Female Prisoner Scorpion: #701's Grudge Song (Japan 1973)

Rating: ***
Review Date: 7/3/20
Cast: Kaji Meiko

Kaji Meiko's final appearance as Sasori is a disjointed and often confusing affair. The film opens with the police raiding a wedding chapel, where they find Nami (Kaji Meiko) tending to a bride-to-be. She is briefly arrested by Detective Kodoma, who is obsessed with capturing her, but quickly manages to escape and is rescued by a man named Kudo who works at a strip club. We also learn that Kudo's penis was mutilated by Kodoma during a previous incident, which is an odd and seemingly random detail. Nami inexplicably falls for Kudo, and after making love she agrees to help him get revenge against Kodoma. But just like every other man in Nami's life, he eventually betrays her and she winds up in prison again. Driven mad by the death of his pregnant wife (which he wrongly blames Nami for), Kodoma has his men rape the prison warden in order to make her compliant in his own twisted revenge plot against Nami. The film ends on a confusing note, but vengeance ultimately belongs to Nami as she fades into legend.

The series was originally set to end with "Beast Stable" (1973), but Toei wanted to keep milking the franchise and convinced Kaji Meiko to stay on for one more film. While it's entertaining, it's by far the most pedestrian and mainstream entry in the series. It lacks the symbolism and surrealistic flair of the earlier entries, and although police brutality is a major theme, the sadistic violence has been toned down quite a bit. The film also attempts to humanize Nami, and she has considerably more dialog than the previous films. The narrative can be difficult to follow and the editing is visually confusing. While the final showdown with Kodoma is reminiscent of the previous films, the editing is so clumsy and bizarre that it's nearly impossible to tell what's happening.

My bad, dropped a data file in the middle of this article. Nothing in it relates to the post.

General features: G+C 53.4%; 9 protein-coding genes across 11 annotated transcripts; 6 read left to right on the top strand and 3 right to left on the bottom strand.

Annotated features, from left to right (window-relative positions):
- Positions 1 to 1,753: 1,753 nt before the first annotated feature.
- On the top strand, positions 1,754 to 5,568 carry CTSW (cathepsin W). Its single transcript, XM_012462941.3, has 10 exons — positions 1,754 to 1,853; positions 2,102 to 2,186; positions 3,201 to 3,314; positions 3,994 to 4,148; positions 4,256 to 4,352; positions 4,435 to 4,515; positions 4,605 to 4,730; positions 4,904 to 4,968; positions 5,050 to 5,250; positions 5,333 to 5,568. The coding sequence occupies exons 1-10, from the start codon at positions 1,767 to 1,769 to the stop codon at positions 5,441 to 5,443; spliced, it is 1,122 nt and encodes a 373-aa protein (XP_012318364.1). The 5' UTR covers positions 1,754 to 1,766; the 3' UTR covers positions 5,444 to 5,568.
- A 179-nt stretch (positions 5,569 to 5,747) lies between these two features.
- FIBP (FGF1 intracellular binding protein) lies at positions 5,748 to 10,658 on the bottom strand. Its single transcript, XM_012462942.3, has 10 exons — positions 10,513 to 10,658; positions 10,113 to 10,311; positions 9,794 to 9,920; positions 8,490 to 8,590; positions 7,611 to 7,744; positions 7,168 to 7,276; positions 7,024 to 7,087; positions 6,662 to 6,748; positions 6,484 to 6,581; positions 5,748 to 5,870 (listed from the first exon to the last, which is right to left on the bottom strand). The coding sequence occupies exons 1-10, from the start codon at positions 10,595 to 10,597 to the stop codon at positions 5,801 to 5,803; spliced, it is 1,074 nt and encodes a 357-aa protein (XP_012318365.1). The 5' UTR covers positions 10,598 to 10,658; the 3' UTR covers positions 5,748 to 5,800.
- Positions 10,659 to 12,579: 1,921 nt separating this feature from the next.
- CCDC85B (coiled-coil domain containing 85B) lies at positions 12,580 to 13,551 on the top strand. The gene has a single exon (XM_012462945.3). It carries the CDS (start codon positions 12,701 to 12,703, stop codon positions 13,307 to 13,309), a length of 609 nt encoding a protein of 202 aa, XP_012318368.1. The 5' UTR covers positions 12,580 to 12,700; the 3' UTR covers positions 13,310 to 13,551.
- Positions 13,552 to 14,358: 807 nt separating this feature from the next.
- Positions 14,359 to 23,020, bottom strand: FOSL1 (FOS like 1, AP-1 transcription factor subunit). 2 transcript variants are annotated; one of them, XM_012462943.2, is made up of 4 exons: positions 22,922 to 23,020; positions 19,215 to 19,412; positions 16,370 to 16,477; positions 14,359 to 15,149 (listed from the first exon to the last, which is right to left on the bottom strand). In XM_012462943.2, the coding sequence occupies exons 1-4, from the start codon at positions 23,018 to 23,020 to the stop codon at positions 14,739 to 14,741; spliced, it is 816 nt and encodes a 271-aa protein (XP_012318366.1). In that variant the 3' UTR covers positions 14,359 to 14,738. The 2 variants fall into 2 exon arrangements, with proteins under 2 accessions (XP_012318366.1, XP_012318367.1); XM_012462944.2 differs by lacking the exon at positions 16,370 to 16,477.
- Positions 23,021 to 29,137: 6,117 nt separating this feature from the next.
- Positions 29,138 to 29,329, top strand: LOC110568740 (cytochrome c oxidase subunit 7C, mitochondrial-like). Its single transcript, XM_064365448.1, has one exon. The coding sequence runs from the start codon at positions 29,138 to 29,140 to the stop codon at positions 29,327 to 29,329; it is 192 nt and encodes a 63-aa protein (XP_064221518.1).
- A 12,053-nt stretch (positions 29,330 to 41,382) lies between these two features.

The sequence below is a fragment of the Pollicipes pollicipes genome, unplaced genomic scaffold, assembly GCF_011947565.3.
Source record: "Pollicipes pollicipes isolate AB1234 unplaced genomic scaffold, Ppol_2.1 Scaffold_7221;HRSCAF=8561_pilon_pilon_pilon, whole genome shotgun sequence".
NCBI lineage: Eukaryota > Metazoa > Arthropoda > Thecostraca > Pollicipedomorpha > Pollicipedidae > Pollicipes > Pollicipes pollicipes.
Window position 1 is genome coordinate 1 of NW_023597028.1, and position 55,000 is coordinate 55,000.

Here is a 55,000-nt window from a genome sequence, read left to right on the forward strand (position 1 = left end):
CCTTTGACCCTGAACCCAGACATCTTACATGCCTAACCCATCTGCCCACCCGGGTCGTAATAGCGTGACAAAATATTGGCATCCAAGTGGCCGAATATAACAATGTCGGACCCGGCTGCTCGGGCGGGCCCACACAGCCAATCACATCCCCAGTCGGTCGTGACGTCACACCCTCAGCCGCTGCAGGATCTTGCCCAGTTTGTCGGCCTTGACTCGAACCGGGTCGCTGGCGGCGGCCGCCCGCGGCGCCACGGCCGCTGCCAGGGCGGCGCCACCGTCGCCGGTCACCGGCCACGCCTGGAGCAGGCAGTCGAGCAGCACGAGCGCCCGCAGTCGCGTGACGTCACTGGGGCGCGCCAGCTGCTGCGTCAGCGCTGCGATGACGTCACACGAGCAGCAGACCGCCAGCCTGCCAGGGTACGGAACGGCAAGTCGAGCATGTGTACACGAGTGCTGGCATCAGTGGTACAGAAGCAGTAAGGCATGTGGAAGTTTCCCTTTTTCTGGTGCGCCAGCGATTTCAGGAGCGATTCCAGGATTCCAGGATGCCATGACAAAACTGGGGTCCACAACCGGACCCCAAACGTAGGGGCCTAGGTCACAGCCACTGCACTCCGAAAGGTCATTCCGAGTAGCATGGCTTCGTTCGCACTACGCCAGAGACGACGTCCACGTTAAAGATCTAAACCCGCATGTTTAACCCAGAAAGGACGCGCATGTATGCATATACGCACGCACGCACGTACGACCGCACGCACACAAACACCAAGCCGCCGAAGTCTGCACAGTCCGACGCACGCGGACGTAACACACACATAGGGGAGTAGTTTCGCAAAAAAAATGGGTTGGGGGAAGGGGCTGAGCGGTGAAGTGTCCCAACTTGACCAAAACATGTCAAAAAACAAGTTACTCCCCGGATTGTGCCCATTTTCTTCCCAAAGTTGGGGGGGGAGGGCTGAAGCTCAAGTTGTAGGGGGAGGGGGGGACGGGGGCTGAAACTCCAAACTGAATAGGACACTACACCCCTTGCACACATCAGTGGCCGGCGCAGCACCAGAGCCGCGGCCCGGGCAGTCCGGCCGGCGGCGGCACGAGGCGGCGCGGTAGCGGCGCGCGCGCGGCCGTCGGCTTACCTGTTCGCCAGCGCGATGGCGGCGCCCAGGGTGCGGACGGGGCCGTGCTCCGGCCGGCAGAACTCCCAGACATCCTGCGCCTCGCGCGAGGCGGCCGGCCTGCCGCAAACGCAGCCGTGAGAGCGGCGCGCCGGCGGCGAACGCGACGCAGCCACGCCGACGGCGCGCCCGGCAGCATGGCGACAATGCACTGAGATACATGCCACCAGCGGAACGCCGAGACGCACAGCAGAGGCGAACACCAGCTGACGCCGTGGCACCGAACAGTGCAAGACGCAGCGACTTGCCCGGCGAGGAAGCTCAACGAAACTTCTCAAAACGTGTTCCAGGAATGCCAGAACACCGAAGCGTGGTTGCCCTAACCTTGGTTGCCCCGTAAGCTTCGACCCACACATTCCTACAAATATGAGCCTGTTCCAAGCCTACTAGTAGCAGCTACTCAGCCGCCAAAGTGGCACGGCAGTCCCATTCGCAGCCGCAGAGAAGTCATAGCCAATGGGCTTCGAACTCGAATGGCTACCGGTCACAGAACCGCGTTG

Above all, Kaji Meiko continues to exude star power and dominates the film with her intense beauty, gorgeous hair, and fierce defiance. While her love affair with Kudo is awkward and unconvincing, it allows her character to soften a bit, rediscover her femininity, and even smile occasionally. Her consensual sex scene is artfully done and surprisingly effective, which is a testament to her acting ability. She alone makes the "Female Prisoner Scorpion" films bearable, which makes me want to track down more of her work.